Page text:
• therealjohnc - Sep 3, 2015 at 3:24 PM

        Yeah, what NatsLady said. The Nats were not a lock for the playoffs at all (remember that as of August 3rd their lead was only two games). Even as it was they only finished four games ahead of the Braves. Managing Strasburg’s innings would have meant more John Lannan and Chien-Ming Wang. No bueno. Had they done that, they easily could have found themselves in the Wild Card game, not Atlanta. Where the Braves had their TJ surviving ace, Medlen, available to pitch. And lost anyway, because anything can happen in one game. And to add injury to insult, Medlen has since needed a second TJ surgery.

        Also, going along with managing innings during the season assumes a fact that the Nats couldn’t know at the time – that Strasburg would stay healthy all season. Imagine this scenario: the Nats give Strasburg a few extended breaks, skip a few starts, and come into the stretch run ready for him to roll … and he tweaks a hamstring running out a grounder. Or anything, really. If it’s serious, then the team doesn’t get the full 160 innings that they wanted out of him (again, jeopardizing their chances to win the Division). And to make it worse, if they lose enough innings then they might have had him on an innings limit in 2013 as well.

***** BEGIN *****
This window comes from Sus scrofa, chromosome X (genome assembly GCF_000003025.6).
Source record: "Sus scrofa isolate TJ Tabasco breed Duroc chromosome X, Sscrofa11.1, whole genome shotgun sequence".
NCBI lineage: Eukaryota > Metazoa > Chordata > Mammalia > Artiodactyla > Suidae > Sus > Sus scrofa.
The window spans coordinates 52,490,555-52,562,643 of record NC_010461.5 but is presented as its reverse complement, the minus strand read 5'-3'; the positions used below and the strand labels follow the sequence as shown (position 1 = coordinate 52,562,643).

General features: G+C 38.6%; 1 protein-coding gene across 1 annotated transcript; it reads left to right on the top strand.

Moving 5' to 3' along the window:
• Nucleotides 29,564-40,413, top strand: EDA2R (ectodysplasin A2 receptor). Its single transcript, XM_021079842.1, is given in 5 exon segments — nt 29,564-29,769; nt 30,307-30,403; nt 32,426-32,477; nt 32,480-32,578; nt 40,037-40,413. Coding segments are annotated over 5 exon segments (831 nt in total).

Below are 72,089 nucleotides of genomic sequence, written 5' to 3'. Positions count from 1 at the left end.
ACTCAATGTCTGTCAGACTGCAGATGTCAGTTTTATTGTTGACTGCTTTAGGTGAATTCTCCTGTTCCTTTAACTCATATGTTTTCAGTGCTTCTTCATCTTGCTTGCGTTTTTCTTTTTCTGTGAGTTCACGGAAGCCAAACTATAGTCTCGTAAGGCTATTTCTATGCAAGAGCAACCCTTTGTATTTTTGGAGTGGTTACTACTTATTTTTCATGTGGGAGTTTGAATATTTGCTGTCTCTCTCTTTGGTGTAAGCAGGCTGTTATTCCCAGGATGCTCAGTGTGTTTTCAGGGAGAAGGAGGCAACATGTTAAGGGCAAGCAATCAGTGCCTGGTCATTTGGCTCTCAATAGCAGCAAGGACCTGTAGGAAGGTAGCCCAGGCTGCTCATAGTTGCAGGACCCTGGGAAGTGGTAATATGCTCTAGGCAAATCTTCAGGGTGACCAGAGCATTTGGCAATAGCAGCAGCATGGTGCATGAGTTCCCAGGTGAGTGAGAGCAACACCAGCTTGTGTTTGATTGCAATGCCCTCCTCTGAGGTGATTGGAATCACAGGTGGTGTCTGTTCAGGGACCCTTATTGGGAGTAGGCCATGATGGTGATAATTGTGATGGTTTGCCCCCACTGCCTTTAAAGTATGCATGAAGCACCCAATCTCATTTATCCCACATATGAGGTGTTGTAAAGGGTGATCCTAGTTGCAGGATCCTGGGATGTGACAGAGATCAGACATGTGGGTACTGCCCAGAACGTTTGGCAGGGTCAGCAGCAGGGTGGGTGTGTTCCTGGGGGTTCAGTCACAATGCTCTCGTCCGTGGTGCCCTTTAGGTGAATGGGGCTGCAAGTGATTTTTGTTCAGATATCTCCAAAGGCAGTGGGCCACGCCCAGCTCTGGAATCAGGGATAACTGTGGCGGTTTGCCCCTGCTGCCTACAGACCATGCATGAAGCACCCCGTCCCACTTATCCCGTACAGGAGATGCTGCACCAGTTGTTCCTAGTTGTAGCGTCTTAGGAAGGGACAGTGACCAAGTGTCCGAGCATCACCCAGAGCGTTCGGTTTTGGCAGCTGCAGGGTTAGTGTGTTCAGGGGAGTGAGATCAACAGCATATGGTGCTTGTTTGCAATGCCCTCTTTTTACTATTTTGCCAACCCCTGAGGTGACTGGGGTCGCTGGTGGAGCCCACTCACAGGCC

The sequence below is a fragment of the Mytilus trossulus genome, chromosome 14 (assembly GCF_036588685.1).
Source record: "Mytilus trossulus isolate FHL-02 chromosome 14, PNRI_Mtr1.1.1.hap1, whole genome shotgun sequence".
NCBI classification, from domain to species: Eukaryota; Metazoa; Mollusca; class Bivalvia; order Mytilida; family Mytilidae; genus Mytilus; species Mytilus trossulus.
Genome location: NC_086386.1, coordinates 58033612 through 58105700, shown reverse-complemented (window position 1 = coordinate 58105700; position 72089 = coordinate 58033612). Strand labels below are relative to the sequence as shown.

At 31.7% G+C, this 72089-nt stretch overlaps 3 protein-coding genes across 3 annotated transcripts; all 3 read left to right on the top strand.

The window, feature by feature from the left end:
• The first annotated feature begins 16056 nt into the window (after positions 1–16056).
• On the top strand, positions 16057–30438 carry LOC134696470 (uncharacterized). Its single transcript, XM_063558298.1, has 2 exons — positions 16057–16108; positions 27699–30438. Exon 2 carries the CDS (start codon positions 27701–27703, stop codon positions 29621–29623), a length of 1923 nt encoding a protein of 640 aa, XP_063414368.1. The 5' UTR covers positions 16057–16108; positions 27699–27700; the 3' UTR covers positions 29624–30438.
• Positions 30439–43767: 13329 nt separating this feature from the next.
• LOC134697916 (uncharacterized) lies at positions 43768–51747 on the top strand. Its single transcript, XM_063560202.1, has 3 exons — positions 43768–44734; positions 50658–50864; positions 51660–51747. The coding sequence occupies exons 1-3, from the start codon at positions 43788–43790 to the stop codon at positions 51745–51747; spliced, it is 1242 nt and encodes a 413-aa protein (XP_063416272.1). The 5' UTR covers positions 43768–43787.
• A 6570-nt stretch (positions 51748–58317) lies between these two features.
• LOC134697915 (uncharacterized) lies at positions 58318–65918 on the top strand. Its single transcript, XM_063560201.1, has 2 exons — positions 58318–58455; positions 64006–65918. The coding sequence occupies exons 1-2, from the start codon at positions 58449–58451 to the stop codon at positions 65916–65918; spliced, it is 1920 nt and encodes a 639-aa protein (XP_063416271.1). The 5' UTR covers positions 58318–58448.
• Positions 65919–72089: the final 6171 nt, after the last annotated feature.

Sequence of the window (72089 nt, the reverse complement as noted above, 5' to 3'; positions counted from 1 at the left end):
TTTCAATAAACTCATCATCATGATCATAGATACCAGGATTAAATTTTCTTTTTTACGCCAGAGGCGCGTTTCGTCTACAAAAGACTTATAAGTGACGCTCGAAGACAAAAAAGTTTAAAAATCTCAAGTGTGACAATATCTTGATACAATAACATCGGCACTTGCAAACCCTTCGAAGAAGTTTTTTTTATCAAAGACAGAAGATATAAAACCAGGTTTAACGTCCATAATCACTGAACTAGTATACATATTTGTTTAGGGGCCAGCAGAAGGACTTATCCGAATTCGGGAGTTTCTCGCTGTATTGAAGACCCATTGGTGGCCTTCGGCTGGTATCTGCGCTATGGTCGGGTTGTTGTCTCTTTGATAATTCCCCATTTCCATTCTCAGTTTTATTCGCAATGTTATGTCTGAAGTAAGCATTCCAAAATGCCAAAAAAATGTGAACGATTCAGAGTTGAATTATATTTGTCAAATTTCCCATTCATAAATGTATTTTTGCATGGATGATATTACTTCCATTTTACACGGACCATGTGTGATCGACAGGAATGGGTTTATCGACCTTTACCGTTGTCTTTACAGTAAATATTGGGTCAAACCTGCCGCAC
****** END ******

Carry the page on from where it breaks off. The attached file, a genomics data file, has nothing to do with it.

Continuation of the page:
No, the more you think it through, the more you realize that the Nats thought it through. If one accepts innings limits (and that is true pretty much across all of MLB) then the only way to handle it better than the Nats did is through hindsight.

      • adcwonk - Sep 3, 2015 at 4:24 PM

        Add one more factor — skipping starts wouldn’t have done much. You’d still have to throw, a lot, on the day you’re skipping a start (otherwise be ineffective). So all that does is take away real innings pitched, and converts them into “mound sessions” that don’t help the team on the field at all.